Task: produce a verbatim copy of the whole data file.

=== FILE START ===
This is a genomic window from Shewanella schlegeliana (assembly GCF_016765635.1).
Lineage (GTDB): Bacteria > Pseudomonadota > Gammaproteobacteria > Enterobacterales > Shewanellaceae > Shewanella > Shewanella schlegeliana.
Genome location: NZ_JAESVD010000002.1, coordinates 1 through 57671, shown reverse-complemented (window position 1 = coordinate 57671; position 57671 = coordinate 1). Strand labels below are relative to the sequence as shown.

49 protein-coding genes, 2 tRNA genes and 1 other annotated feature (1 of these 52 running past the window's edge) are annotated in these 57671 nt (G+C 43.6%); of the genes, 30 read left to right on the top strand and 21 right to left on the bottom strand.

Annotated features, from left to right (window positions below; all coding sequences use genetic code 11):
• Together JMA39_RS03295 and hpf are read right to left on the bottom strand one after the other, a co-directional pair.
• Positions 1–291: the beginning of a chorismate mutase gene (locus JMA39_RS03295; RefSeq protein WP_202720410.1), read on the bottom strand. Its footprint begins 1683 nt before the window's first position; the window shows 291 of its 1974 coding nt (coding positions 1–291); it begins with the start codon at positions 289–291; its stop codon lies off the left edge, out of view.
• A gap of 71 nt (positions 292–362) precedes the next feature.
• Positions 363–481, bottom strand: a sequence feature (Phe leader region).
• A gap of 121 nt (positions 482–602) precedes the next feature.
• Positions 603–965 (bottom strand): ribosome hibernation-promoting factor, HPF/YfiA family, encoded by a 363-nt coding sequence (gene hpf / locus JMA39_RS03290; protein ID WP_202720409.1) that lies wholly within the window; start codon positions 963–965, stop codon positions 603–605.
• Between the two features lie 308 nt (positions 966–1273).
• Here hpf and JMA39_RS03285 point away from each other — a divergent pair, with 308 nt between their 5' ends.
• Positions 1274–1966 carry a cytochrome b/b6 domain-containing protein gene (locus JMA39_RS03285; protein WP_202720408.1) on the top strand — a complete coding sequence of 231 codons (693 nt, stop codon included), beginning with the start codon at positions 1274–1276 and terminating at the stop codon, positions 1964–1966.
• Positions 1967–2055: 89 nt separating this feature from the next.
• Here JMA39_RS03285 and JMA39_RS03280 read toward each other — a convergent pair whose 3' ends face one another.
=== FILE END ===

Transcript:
This is a genomic window from Shewanella schlegeliana (assembly GCF_016765635.1).
Lineage (GTDB): Bacteria > Pseudomonadota > Gammaproteobacteria > Enterobacterales > Shewanellaceae > Shewanella > Shewanella schlegeliana.
Genome location: NZ_JAESVD010000002.1, coordinates 1 through 57671, shown reverse-complemented (window position 1 = coordinate 57671; position 57671 = coordinate 1). Strand labels below are relative to the sequence as shown.

49 protein-coding genes, 2 tRNA genes and 1 other annotated feature (1 of these 52 running past the window's edge) are annotated in these 57671 nt (G+C 43.6%); of the genes, 30 read left to right on the top strand and 21 right to left on the bottom strand.

Annotated features, from left to right (window positions below; all coding sequences use genetic code 11):
• Together JMA39_RS03295 and hpf are read right to left on the bottom strand one after the other, a co-directional pair.
• Positions 1–291: the beginning of a chorismate mutase gene (locus JMA39_RS03295; RefSeq protein WP_202720410.1), read on the bottom strand. Its footprint begins 1683 nt before the window's first position; the window shows 291 of its 1974 coding nt (coding positions 1–291); it begins with the start codon at positions 289–291; its stop codon lies off the left edge, out of view.
• A gap of 71 nt (positions 292–362) precedes the next feature.
• Positions 363–481, bottom strand: a sequence feature (Phe leader region).
• A gap of 121 nt (positions 482–602) precedes the next feature.
• Positions 603–965 (bottom strand): ribosome hibernation-promoting factor, HPF/YfiA family, encoded by a 363-nt coding sequence (gene hpf / locus JMA39_RS03290; protein ID WP_202720409.1) that lies wholly within the window; start codon positions 963–965, stop codon positions 603–605.
• Between the two features lie 308 nt (positions 966–1273).
• Here hpf and JMA39_RS03285 point away from each other — a divergent pair, with 308 nt between their 5' ends.
• Positions 1274–1966 carry a cytochrome b/b6 domain-containing protein gene (locus JMA39_RS03285; protein WP_202720408.1) on the top strand — a complete coding sequence of 231 codons (693 nt, stop codon included), beginning with the start codon at positions 1274–1276 and terminating at the stop codon, positions 1964–1966.
• Positions 1967–2055: 89 nt separating this feature from the next.
• Here JMA39_RS03285 and JMA39_RS03280 read toward each other — a convergent pair whose 3' ends face one another.